Union Tribune June 18th 2012 article ” Students raise seabass, replenish species,” written by Maureen Magee, is a refreshing bit of news about our educational system, and to a another degree, our environment.
While in high school the most I had experienced nature as part of my studies was on a sketchy fishing boat off the coast of Long Beach, California looking for some of the largest animals to have existed, and seriously considering downing a whole bottle of Dramamine. I did not learn a damn thing excepting my introduction to motion sickness. The cost: medicine, gas for the boat and bus, and a whole school day. The benefit: learning to stare at the horizon can help prevent vomiting. But to actually take part in raising and researching a rapidly depleting animal is what I wish I had done instead in my marine biology class.
Helping the environment is no doubt going to take massively coordinated efforts by institutions but drops in the bucket can still add up to a splash. If this were fully inculcated into school curriculum, even in only several dozen schools, this can make a lasting and significant impact for diminishing fish stocks. Maybe this idea of producing while learning can help society be self-sustainable.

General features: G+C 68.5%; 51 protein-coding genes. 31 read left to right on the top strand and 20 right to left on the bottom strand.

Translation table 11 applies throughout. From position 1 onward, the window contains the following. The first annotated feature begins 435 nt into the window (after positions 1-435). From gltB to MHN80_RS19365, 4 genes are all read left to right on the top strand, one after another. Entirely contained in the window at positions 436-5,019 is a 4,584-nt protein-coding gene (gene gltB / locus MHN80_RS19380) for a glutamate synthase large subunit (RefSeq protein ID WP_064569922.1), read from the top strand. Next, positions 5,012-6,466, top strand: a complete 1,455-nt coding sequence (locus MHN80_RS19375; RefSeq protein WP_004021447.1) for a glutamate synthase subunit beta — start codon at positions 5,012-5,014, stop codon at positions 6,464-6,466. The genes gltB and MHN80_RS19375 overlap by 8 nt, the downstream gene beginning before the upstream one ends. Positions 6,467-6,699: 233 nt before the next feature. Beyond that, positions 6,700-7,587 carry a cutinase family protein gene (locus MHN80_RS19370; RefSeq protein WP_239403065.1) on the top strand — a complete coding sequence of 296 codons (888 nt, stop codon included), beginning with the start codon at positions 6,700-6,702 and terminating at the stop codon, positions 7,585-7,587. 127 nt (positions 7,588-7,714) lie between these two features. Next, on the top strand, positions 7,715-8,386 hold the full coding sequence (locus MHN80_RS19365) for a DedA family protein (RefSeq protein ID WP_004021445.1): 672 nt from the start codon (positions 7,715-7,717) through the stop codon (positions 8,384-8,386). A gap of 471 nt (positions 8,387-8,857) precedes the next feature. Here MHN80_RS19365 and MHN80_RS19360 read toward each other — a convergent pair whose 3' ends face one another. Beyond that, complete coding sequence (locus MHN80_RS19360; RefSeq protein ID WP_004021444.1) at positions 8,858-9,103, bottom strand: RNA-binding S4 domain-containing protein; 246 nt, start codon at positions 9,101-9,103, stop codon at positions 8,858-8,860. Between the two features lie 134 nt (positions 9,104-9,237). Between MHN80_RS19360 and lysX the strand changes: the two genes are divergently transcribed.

Imagine taking this ingenuity (and I’m sure they’re more common than my life-experience suggests) to other subjects for group or individual endeavor. Learn microeconomics, for instance, by growing a produce and trying to market the good. I’m sure there are many youth who have a more natural and herbal-minded lifestyle who can benefit from an easy A. Or how about writing a letter of protest to a company or politician; try to get it published and study the responses (or study why there were no responses) in English/Literature class. The cost: effort and various resources subject to the topic. The benefit: among others, a High School Diploma that means something.